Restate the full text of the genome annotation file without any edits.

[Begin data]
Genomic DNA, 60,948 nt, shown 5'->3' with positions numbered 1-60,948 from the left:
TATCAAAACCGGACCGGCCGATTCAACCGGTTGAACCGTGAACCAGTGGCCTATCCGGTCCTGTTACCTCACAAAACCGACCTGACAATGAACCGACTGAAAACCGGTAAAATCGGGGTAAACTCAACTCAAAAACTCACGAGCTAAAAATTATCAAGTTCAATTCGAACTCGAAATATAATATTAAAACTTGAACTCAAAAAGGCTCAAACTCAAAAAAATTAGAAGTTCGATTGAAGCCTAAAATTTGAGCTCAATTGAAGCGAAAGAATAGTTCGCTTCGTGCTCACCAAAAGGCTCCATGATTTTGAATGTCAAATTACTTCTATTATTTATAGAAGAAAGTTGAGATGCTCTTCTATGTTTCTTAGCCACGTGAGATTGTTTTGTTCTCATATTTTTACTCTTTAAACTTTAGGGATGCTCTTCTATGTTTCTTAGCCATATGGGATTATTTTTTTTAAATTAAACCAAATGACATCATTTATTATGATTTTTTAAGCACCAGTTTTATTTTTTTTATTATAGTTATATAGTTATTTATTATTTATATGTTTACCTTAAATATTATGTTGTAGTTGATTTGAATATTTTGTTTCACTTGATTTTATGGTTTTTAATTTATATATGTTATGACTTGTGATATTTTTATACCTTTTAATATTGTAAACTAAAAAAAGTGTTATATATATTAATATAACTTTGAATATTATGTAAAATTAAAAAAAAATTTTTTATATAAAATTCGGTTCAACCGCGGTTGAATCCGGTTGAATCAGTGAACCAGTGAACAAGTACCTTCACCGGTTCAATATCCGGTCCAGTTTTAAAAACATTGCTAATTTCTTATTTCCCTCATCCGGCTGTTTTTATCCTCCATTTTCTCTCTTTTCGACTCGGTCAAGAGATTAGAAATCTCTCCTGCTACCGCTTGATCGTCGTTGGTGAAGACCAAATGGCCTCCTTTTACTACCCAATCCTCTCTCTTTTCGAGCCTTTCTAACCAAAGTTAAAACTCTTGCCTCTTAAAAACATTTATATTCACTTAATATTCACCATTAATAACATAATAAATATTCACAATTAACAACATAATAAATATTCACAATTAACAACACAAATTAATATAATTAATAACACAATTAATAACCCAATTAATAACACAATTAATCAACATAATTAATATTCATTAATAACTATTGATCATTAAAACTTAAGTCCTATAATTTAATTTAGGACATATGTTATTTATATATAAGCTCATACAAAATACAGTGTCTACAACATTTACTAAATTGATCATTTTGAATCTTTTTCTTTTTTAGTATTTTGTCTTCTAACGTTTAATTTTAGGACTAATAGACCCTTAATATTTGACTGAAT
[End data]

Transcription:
Genomic DNA, 60,948 nt, shown 5'->3' with positions numbered 1-60,948 from the left:
TATCAAAACCGGACCGGCCGATTCAACCGGTTGAACCGTGAACCAGTGGCCTATCCGGTCCTGTTACCTCACAAAACCGACCTGACAATGAACCGACTGAAAACCGGTAAAATCGGGGTAAACTCAACTCAAAAACTCACGAGCTAAAAATTATCAAGTTCAATTCGAACTCGAAATATAATATTAAAACTTGAACTCAAAAAGGCTCAAACTCAAAAAAATTAGAAGTTCGATTGAAGCCTAAAATTTGAGCTCAATTGAAGCGAAAGAATAGTTCGCTTCGTGCTCACCAAAAGGCTCCATGATTTTGAATGTCAAATTACTTCTATTATTTATAGAAGAAAGTTGAGATGCTCTTCTATGTTTCTTAGCCACGTGAGATTGTTTTGTTCTCATATTTTTACTCTTTAAACTTTAGGGATGCTCTTCTATGTTTCTTAGCCATATGGGATTATTTTTTTTAAATTAAACCAAATGACATCATTTATTATGATTTTTTAAGCACCAGTTTTATTTTTTTTATTATAGTTATATAGTTATTTATTATTTATATGTTTACCTTAAATATTATGTTGTAGTTGATTTGAATATTTTGTTTCACTTGATTTTATGGTTTTTAATTTATATATGTTATGACTTGTGATATTTTTATACCTTTTAATATTGTAAACTAAAAAAAGTGTTATATATATTAATATAACTTTGAATATTATGTAAAATTAAAAAAAAATTTTTTATATAAAATTCGGTTCAACCGCGGTTGAATCCGGTTGAATCAGTGAACCAGTGAACAAGTACCTTCACCGGTTCAATATCCGGTCCAGTTTTAAAAACATTGCTAATTTCTTATTTCCCTCATCCGGCTGTTTTTATCCTCCATTTTCTCTCTTTTCGACTCGGTCAAGAGATTAGAAATCTCTCCTGCTACCGCTTGATCGTCGTTGGTGAAGACCAAATGGCCTCCTTTTACTACCCAATCCTCTCTCTTTTCGAGCCTTTCTAACCAAAGTTAAAACTCTTGCCTCTTAAAAACATTTATATTCACTTAATATTCACCATTAATAACATAATAAATATTCACAATTAACAACATAATAAATATTCACAATTAACAACACAAATTAATATAATTAATAACACAATTAATAACCCAATTAATAACACAATTAATCAACATAATTAATATTCATTAATAACTATTGATCATTAAAACTTAAGTCCTATAATTTAATTTAGGACATATGTTATTTATATATAAGCTCATACAAAATACAGTGTCTACAACATTTACTAAATTGATCATTTTGAATCTTTTTCTTTTTTAGTATTTTGTCTTCTAACGTTTAATTTTAGGACTAATAGACCCTTAATATTTGACTGAAT